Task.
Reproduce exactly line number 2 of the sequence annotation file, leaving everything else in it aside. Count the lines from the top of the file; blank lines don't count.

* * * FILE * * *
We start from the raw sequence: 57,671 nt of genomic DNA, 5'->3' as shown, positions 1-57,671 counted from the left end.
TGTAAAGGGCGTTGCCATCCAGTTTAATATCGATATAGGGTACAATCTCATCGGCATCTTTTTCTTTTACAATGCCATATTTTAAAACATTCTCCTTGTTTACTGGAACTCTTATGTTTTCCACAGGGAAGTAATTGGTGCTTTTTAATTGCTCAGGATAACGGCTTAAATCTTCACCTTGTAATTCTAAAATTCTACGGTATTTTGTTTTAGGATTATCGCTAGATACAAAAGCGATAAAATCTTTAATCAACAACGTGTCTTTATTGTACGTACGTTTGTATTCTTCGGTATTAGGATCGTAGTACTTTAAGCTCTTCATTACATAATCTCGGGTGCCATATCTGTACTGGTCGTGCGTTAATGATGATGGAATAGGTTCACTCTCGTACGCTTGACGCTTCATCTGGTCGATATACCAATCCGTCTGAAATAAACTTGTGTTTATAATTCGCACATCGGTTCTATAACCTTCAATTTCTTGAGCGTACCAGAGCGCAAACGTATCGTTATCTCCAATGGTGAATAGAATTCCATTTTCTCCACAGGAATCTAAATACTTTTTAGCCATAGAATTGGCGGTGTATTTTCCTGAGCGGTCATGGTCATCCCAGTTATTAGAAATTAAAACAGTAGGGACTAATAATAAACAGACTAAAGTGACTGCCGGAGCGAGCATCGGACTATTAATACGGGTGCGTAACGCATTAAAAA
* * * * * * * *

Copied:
TGTAAAGGGCGTTGCCATCCAGTTTAATATCGATATAGGGTACAATCTCATCGGCATCTTTTTCTTTTACAATGCCATATTTTAAAACATTCTCCTTGTTTACTGGAACTCTTATGTTTTCCACAGGGAAGTAATTGGTGCTTTTTAATTGCTCAGGATAACGGCTTAAATCTTCACCTTGTAATTCTAAAATTCTACGGTATTTTGTTTTAGGATTATCGCTAGATACAAAAGCGATAAAATCTTTAATCAACAACGTGTCTTTATTGTACGTACGTTTGTATTCTTCGGTATTAGGATCGTAGTACTTTAAGCTCTTCATTACATAATCTCGGGTGCCATATCTGTACTGGTCGTGCGTTAATGATGATGGAATAGGTTCACTCTCGTACGCTTGACGCTTCATCTGGTCGATATACCAATCCGTCTGAAATAAACTTGTGTTTATAATTCGCACATCGGTTCTATAACCTTCAATTTCTTGAGCGTACCAGAGCGCAAACGTATCGTTATCTCCAATGGTGAATAGAATTCCATTTTCTCCACAGGAATCTAAATACTTTTTAGCCATAGAATTGGCGGTGTATTTTCCTGAGCGGTCATGGTCATCCCAGTTATTAGAAATTAAAACAGTAGGGACTAATAATAAACAGACTAAAGTGACTGCCGGAGCGAGCATCGGACTATTAATACGGGTGCGTAACGCATTAAAAA